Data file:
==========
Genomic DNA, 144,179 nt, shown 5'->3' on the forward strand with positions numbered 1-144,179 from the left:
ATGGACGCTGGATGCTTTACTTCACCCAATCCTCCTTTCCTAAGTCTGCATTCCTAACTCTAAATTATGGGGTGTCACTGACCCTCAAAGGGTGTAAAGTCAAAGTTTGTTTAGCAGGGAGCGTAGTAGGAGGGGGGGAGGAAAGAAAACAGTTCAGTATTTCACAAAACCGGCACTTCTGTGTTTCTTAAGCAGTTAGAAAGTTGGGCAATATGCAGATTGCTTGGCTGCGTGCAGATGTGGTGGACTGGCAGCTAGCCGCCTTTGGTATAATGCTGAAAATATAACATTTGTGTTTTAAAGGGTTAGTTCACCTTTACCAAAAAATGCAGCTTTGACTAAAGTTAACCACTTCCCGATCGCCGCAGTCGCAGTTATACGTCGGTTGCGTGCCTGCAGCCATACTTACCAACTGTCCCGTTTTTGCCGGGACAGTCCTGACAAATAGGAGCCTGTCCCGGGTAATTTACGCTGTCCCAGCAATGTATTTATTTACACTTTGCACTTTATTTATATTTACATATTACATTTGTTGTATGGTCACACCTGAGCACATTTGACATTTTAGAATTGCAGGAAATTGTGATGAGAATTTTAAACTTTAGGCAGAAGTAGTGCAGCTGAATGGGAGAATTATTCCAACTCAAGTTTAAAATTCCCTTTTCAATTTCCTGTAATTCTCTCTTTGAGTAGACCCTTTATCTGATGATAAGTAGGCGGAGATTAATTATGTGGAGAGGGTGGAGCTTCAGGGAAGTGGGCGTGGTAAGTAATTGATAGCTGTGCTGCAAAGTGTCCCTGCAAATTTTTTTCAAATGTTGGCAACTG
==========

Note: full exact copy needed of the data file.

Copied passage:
Genomic DNA, 144,179 nt, shown 5'->3' on the forward strand with positions numbered 1-144,179 from the left:
ATGGACGCTGGATGCTTTACTTCACCCAATCCTCCTTTCCTAAGTCTGCATTCCTAACTCTAAATTATGGGGTGTCACTGACCCTCAAAGGGTGTAAAGTCAAAGTTTGTTTAGCAGGGAGCGTAGTAGGAGGGGGGGAGGAAAGAAAACAGTTCAGTATTTCACAAAACCGGCACTTCTGTGTTTCTTAAGCAGTTAGAAAGTTGGGCAATATGCAGATTGCTTGGCTGCGTGCAGATGTGGTGGACTGGCAGCTAGCCGCCTTTGGTATAATGCTGAAAATATAACATTTGTGTTTTAAAGGGTTAGTTCACCTTTACCAAAAAATGCAGCTTTGACTAAAGTTAACCACTTCCCGATCGCCGCAGTCGCAGTTATACGTCGGTTGCGTGCCTGCAGCCATACTTACCAACTGTCCCGTTTTTGCCGGGACAGTCCTGACAAATAGGAGCCTGTCCCGGGTAATTTACGCTGTCCCAGCAATGTATTTATTTACACTTTGCACTTTATTTATATTTACATATTACATTTGTTGTATGGTCACACCTGAGCACATTTGACATTTTAGAATTGCAGGAAATTGTGATGAGAATTTTAAACTTTAGGCAGAAGTAGTGCAGCTGAATGGGAGAATTATTCCAACTCAAGTTTAAAATTCCCTTTTCAATTTCCTGTAATTCTCTCTTTGAGTAGACCCTTTATCTGATGATAAGTAGGCGGAGATTAATTATGTGGAGAGGGTGGAGCTTCAGGGAAGTGGGCGTGGTAAGTAATTGATAGCTGTGCTGCAAAGTGTCCCTGCAAATTTTTTTCAAATGTTGGCAACTG